@Kerrek SB. 1)Yep, We do have omnipotent void *, but for the sake of type safety, we have other types of pointers. Isn't that the all-same -size-and-same-alignment-requirment pointers a good thing? 2) Maybe that will preclude implementation, but is there any archs have different pointers of diffrent size ? Plz name it. Even though there is ,I think this may be sort of silly no to make it all the same size, otherwise some narrow-width type could not access some space that is valid for the process. – larmbr Dec 28 '12 at 15:56
@Christoph: Much of the griping about the Intel memory model, IMHO, stems from language limitations. With a language designed to work with it (e.g. a pointer that uses two bytes to identify a segment and assumes an offset of zero), the segmented architecture could have allowed for more efficient code than would be possible in a 32-bit linear address space (note, btw, that the "original" Macintosh OS has a lot of 32K limits in places where the PC would have 64K limits, even though it uses a 32-bit CPU) – supercat Sep 7 '13 at 20:37

Different pointer types may have different sizes and representations; IOW, an int * may have a different size and representation from a char *, which may have a different size and representation from a double *, etc.

Pointers to any struct type will have the same size and representation; IOW, struct T * and struct Q * will look the same. Similarly for unions, union T * and union U * will look the same (although they may look different from struct pointers).

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On the other hand, any pointer has to be convertible to void * and back, which means that a common representation for every kind of pointer must be possible. – Matteo Italia Dec 28 '12 at 14:44
@MatteoItalia: except for function pointers, which need not be convertible to void * – Christoph Dec 28 '12 at 16:06

In informal language, the important parts of C language semantics with regards to pointer representation and conversion are:

  • void and character pointers share a representation
  • all structure pointers share a representation
  • all union pointers share a representation
  • arbitrary object pointers (but in general not function pointers) can be converted to void or character pointers and back to their original type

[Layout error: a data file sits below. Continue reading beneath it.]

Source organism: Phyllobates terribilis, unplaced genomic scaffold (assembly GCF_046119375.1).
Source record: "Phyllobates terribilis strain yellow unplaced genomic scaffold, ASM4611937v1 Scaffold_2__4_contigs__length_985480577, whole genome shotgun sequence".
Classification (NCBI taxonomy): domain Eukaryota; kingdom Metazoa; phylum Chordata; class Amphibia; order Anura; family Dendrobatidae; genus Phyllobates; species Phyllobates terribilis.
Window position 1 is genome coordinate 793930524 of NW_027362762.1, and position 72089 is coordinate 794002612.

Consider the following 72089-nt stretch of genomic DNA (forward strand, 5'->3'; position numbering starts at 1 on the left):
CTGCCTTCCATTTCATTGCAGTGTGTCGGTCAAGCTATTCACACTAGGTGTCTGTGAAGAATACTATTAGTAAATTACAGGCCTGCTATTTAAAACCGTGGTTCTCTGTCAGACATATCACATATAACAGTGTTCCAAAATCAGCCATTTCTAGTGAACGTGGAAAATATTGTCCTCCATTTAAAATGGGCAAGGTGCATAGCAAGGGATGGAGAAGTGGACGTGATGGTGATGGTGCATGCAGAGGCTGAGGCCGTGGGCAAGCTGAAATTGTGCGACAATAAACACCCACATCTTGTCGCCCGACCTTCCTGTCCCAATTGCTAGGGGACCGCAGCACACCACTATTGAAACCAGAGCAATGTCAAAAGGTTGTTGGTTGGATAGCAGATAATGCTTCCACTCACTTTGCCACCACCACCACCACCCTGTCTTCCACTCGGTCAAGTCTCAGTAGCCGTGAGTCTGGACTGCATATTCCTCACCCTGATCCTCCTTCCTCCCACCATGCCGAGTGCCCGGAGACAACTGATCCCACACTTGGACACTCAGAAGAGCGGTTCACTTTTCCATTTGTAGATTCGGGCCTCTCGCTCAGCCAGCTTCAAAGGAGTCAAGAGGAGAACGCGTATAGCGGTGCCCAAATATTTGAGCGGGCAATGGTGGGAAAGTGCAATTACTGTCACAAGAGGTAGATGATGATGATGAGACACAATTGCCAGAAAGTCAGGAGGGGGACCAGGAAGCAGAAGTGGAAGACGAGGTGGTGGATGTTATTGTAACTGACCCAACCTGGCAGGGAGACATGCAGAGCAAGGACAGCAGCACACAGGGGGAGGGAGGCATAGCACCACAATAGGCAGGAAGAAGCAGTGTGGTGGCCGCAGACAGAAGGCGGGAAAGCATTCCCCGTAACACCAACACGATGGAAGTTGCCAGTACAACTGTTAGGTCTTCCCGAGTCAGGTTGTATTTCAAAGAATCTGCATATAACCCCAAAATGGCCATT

• arbitrary function pointers can be converted to other function pointer types and back to their original type

Everything else is up to the implementation.

The necessity for these particular rules can be justified like this:

Conversion of object pointers to character pointers allows bytewise access regardless of type. While void pointers are basically character pointers in disguise, they carry a different semantic connotation (a generic pointer without type association).

Structure resp. union pointers sharing representations makes pointers to incomplete types (opaque pointers) possible.

Function pointers may not be converted to void pointers as they may reside in an altogether different address space and may not be available for bytewise access. They are convertible among themselves as there is no generic function pointer type (the equivalent of void pointers) and will probably share a single representation. As far as I know, the single representation is not required by the C standard, ie in principle casting between function pointer types may involve an actual conversion. However, because non-prototype functions (and thus corresponding function pointers) need to be compatible to a whole range of function types, possible conversions are severely limited.

In general, the C standard leaves a quite a lot up to implementations to accomodate a wide range of historical precedence without artificially restricting future development.

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In what cases would conversions among function-pointer types be useful? I have to struggle to come up with any examples that even remotely make sense (e.g. a list of of pairs of functions, where the first function in each pair always has the same signature, and the second function is called by the first); even in those cases, I think it would be just as easy to have an array of void* which contains the addresses structs of various types that all contain paired functions. – supercat Aug 26 '13 at 19:30
@supercat: there's no void* equivalent for function pointers; if you want to store pointers to arbitrary functions, you'll need to choose a prototype and do explicit conversions; not converting back to the correct type before calling the function is of course UB – Christoph Aug 26 '13 at 22:47

It means you can, for instance, not rely on the structure or alignment of, say, function pointers. I'd assume this also means you can make no such assumptions when dealing with pointers to C++ classes or structs (although I didn't check how C++ defines these).